Fake check scams (often used jointly with digital payments) are still around and still stealing money from trusting consumers. Innocent people continue to put their misplaced trust in shady people, with the painful result of losing hundreds or thousands of dollars to crooks who superficially appear to be honest.
Fake checks are big business for crooks, and their ability to convince victims that they are reliable people or businesses means that everyone should be careful when receiving a check from a stranger. But many people aren’t careful. According to the U.S. government’s Federal Trade Commission “Consumer Sentinel Network Data Book 2021”: “The median loss for all fraud reports in 2021 is $500. Among the top 10 frauds reported, the median individual losses were highest in these categories: Investment Related ($3,000) and Foreign Money Offers and Counterfeit Check Scams ($2,000)…”, while the report also showed that last year there were almost 70,000 reports of fraud resulting in approximately $130 million in losses from payment apps or services.
One very important reason why being cautious is essential
If you authorize a payment to a scammer, then the lost payment may not be reimbursed by your bank, credit union, digital payment service or credit/debit card company. When someone willingly makes the decision to pay someone, when a personal choice is made to give money to a person or company, that is an authorized payment, even if it is to a scammer. A financial services company is not responsible for a payer’s decision or actions and usually is not legally liable for reimbursing their lost money. The company cannot know who fraudsters are and cannot protect or stop a customer from choosing to spend their money on a crooked transaction.
So, how can you avoid getting scammed by a fake check? That is the key question, and here are a few basic tips for avoiding check scams and money loss that can help answer it:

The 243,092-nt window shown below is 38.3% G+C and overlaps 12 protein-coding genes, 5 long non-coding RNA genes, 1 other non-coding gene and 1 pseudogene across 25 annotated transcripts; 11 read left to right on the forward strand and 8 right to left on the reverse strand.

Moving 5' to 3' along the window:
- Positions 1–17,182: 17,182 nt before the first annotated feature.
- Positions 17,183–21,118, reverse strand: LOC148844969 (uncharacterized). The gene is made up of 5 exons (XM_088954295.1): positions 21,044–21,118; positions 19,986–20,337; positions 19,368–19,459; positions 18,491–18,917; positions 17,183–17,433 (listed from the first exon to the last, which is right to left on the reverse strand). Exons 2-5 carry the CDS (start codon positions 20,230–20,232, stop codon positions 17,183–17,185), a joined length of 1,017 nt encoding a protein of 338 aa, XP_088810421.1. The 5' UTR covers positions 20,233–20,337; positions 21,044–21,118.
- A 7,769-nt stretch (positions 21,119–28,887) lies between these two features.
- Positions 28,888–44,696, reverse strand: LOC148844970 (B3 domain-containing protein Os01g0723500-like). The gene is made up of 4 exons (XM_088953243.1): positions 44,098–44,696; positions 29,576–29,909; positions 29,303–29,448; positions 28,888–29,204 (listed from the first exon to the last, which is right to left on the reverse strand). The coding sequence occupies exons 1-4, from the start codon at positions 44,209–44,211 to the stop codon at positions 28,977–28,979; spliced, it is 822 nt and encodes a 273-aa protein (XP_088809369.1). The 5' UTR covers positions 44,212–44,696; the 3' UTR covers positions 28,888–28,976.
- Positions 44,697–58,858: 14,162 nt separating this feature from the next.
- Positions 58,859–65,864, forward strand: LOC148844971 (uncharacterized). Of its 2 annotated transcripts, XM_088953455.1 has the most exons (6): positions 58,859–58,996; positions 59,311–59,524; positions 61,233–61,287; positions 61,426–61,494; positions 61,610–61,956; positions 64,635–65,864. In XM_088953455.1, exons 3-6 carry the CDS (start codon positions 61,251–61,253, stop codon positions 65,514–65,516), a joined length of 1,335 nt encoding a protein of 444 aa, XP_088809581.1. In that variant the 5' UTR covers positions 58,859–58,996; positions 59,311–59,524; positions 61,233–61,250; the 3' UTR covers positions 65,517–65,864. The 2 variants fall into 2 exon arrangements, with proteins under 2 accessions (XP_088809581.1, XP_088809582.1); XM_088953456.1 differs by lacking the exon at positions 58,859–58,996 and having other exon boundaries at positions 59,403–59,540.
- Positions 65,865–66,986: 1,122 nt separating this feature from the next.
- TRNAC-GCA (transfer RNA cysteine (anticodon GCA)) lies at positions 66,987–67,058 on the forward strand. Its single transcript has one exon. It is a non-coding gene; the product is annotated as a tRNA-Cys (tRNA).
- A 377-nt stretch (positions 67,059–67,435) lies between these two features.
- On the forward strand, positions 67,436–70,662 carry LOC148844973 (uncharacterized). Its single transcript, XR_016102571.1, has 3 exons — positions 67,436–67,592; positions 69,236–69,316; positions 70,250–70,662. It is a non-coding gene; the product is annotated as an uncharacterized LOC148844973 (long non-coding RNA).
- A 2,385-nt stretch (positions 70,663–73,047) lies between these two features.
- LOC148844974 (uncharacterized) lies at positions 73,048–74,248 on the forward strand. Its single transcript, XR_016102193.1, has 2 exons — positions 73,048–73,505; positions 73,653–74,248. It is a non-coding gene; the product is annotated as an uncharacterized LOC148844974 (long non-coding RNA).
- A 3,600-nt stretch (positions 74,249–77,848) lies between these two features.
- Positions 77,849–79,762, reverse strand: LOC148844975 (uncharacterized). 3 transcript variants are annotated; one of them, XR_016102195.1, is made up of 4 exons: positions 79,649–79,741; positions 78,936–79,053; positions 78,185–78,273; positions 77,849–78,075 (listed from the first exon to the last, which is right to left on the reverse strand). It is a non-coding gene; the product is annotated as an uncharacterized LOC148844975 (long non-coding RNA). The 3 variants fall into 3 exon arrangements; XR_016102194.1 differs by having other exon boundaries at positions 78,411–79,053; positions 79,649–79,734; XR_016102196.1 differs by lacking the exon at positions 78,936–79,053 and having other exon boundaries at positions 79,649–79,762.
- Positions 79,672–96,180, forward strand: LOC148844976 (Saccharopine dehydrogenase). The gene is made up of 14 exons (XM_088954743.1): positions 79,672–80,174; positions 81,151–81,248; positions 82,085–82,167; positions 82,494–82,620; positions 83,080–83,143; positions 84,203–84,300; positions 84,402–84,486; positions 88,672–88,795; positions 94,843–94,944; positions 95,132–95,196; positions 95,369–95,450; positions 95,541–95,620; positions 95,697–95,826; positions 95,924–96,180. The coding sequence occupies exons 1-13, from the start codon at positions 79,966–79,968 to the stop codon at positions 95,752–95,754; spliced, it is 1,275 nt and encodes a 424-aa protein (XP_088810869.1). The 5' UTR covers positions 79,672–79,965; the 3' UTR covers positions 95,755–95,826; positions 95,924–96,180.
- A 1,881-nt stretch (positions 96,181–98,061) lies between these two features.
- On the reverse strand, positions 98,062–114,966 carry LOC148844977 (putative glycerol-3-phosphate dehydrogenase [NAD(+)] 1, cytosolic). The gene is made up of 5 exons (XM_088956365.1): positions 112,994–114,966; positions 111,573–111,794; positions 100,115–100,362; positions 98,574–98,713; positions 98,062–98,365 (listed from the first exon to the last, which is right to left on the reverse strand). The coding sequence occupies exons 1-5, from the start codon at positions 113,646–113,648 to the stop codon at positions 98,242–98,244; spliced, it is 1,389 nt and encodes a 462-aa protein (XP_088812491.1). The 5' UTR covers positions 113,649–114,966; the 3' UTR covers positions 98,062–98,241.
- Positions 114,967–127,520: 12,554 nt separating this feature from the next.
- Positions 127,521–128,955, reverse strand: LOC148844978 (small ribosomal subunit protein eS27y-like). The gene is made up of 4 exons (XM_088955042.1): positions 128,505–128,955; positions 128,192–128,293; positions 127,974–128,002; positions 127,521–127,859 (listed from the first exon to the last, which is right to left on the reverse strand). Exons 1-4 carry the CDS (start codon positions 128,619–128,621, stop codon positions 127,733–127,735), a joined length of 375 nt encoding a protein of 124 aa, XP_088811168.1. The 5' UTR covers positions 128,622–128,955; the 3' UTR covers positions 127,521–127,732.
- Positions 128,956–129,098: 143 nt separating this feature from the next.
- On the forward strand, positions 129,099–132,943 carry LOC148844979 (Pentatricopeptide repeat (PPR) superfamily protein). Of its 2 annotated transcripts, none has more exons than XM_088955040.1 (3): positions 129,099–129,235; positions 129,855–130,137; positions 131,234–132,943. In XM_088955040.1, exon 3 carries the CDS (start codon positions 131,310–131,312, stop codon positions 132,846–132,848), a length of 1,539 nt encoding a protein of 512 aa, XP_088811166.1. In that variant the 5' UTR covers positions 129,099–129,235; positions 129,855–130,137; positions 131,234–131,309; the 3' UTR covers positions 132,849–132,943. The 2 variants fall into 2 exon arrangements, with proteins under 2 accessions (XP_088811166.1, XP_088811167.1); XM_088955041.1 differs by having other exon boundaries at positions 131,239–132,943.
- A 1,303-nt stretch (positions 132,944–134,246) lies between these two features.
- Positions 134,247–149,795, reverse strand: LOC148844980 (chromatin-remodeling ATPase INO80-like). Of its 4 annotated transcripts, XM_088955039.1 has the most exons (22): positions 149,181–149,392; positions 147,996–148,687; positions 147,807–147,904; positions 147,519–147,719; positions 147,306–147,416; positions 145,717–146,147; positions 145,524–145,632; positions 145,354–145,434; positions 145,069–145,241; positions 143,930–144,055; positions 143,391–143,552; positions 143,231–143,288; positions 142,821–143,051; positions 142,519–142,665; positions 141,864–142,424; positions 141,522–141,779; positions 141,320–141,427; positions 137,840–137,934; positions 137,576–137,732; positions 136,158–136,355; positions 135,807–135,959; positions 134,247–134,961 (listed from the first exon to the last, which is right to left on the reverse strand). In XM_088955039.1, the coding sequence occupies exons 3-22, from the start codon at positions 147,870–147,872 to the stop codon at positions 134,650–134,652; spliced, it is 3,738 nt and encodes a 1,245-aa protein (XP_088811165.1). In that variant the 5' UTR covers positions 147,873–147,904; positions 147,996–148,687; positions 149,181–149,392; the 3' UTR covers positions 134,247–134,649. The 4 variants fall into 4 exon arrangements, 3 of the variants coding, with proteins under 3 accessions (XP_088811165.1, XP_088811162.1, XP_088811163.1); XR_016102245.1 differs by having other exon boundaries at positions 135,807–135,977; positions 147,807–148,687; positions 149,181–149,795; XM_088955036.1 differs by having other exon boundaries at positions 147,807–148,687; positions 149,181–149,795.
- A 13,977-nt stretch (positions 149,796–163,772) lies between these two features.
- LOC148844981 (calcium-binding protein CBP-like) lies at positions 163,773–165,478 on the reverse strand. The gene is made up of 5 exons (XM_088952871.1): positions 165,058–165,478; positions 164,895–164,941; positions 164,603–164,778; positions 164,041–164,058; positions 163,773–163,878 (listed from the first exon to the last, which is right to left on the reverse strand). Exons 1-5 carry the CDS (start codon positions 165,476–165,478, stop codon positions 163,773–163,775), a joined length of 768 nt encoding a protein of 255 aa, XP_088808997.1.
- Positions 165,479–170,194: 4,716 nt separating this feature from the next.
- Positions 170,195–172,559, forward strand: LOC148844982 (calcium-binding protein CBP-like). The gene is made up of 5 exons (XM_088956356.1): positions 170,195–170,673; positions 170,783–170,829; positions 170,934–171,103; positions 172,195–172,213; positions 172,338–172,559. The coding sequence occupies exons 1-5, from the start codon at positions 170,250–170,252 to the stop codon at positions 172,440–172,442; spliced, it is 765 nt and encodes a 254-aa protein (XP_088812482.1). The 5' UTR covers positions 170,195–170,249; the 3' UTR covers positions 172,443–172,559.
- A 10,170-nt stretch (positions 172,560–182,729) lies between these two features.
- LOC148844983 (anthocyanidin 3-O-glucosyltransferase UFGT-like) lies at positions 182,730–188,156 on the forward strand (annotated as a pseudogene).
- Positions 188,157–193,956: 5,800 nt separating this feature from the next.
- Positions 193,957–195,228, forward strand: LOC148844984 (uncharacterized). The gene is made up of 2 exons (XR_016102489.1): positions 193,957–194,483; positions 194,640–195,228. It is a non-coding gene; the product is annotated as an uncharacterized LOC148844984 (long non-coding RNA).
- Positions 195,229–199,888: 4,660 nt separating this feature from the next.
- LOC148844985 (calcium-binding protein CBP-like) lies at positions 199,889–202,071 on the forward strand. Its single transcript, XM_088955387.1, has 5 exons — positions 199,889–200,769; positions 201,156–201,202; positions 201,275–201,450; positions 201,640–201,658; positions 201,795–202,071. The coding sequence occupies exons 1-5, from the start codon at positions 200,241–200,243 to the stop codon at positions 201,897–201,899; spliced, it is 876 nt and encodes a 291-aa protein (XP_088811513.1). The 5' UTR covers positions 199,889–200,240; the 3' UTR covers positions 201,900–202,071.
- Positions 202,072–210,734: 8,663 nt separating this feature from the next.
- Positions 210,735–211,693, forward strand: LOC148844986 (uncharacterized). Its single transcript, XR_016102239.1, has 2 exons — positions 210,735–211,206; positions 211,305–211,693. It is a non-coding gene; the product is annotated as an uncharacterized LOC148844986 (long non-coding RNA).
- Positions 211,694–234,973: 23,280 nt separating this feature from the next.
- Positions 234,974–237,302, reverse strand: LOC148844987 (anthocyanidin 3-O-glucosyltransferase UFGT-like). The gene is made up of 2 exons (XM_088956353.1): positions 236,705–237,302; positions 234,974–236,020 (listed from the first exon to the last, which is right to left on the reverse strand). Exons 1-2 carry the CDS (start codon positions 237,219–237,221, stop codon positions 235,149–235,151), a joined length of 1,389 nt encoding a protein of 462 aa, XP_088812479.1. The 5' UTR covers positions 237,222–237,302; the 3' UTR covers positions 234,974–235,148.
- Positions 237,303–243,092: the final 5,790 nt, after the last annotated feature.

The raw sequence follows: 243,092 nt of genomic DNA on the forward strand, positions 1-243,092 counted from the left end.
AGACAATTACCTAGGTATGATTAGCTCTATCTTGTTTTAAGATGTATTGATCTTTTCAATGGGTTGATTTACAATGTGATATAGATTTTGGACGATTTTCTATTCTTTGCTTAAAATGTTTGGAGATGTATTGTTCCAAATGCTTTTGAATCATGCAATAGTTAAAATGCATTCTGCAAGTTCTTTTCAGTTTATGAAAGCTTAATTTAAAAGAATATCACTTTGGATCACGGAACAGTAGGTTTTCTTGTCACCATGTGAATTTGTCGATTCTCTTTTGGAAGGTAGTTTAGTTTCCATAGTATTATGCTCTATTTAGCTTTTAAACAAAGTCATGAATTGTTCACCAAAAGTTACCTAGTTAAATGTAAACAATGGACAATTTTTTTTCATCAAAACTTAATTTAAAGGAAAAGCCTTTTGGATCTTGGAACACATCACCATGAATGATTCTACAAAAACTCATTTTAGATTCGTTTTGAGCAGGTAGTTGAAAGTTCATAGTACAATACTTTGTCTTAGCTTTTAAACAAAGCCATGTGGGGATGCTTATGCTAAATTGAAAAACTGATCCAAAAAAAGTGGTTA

Some of the ways to avoid fake check scams
- Do not trust a check from someone you don’t know. What appears to be a legitimate check from a well-known financial institution could be fake—or it could be a real check but it’s written from an account that has been closed or has almost no money in it. For a cashier’s check, go to a bank or credit union and have it verify the check is valid before depositing it.
- Always wait until a check has been deposited and it has cleared before using the money; do not immediately pay anyone from a check you received, especially from a stranger. Wait until the funds have been received in your account before paying anyone from that check. It may take from several days to more than a week for a check to clear; but move slowly, be cautious, and be patient.
- You’re paid with a check for more than you’re owed and then—for whatever reason—the payer asks you to send some of the money back, and they want the money sent quickly. Asking for money back is a sign that the payment may not be valid and that the payer is attempting to exploit the difference between a slower fake check payment going to you (that may take days for the money to clear) and a faster digital payment coming from you, where the payment might take minutes to complete. Maybe a stranger is buying something from you, or renting a property of yours and paying by check that includes more than the money that is owed. Perhaps you found a new job online and you’re being mailed a check to "cover the expenses of home office equipment” for the position—which could be a warning sign of a job scam, since most companies ship office equipment to their employees. While the payment situations may differ, what is similar about them is the payer asks for some money back via a digital payment provider and often wants it back fast. A check fraudster may even ask that they be sent money first and that the check they’ve given you not be deposited yet, as more money needs to come into the account from another source. Being asked to hold off on depositing a check is another warning signal that you may be at risk for financial trickery, as is an insistence that money be sent quickly.